The significance of petroleum bitumen in ancient Egyptian mummies

Author's Department

Sociology, Egyptology & Anthropology Department

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Document Type

Research Article

Publication Title

Philosophical Transactions of the Royal Society A: Mathematical, Physical and Engineering Sciences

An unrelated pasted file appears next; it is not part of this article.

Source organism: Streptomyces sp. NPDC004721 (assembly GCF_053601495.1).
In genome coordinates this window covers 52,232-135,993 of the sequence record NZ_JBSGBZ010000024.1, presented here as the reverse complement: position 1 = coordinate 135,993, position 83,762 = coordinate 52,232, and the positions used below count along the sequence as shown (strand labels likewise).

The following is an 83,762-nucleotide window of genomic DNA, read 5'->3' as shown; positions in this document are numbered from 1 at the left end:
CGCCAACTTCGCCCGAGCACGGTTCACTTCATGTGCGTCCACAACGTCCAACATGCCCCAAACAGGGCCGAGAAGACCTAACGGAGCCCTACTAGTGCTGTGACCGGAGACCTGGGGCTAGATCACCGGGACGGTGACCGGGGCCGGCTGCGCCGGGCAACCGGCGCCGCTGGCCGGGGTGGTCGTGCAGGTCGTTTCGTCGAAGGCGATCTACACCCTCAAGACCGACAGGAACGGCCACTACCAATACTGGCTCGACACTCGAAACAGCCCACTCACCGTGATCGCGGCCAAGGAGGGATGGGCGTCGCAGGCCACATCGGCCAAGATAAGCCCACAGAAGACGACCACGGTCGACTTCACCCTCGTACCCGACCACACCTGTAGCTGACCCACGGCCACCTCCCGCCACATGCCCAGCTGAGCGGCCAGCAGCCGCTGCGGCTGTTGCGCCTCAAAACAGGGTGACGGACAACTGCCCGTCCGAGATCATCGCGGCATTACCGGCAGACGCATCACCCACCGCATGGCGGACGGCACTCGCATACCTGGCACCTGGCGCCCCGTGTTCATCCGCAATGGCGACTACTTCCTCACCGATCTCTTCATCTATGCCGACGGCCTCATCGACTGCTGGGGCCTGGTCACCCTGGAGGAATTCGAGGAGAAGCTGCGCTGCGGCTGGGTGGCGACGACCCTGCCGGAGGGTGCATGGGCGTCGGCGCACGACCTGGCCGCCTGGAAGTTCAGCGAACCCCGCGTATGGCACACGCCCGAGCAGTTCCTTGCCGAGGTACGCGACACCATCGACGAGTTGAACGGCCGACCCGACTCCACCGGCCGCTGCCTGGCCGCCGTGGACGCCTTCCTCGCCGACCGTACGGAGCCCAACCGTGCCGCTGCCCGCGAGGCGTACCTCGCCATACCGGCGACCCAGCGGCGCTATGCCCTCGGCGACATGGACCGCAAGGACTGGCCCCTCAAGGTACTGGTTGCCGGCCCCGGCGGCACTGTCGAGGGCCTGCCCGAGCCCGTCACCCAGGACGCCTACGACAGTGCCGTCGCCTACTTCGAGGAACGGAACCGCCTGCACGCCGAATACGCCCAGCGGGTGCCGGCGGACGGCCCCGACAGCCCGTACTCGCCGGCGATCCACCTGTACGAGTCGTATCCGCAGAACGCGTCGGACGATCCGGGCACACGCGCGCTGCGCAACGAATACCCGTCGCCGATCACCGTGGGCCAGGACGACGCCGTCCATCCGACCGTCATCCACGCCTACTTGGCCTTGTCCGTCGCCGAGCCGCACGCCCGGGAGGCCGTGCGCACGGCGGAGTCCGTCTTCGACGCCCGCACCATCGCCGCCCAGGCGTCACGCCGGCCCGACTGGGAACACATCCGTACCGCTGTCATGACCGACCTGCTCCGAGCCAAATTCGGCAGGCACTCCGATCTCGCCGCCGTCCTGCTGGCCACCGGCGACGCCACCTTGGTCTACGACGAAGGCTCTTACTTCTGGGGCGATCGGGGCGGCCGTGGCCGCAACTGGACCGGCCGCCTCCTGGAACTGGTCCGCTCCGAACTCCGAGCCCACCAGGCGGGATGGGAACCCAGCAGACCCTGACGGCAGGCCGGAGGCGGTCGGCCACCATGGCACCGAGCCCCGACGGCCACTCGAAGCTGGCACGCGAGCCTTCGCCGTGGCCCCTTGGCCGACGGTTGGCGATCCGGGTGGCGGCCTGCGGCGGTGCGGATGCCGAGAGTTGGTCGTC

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© 2016 The Author(s) Published by the Royal Society. All rights reserved. Mummification was practised in ancient Egypt for more than 3000 years, emerging from initial observations of buried bodies preserved by natural desiccation. The use of organic balms (and other funerary practices) was a later introduction necessitated by more humid burial environments, especially tombs. The dark colour of many mummies led to the assumption that petroleum bitumen (or natural asphalt) was ubiquitous in mummification; however, this has been questioned for more than 100 years. We test this by investigating 91 materials comprising balms, tissues and textiles from 39 mummies dating from ca 3200 BC to AD 395. Targeted petroleum bitumen biomarker (steranes and hopanes) analyses by gas chromatography-mass spectrometry selected ion monitoring (GC-MS SIM, m/z 217 and 191) showed no detectable bitumen use before the New Kingdom (ca 1550-1070 BC). However, bitumen was used in 50% of New Kingdom to Late Period mummies, rising to 87% of Ptolemaic/Roman Period mummies. Quantitative determinations using 14C analyses reveal that even at peak use balms were never more than 45% w/w bitumen. Critically, the dark colour of balms can be simulated by heating/ageing mixtures of fats, resins and beeswax known to be used in balms. The application of black/dark brown balms to bodies was deliberate after the New Kingdom reflecting changing funerary beliefs and shifts in religious ideology.

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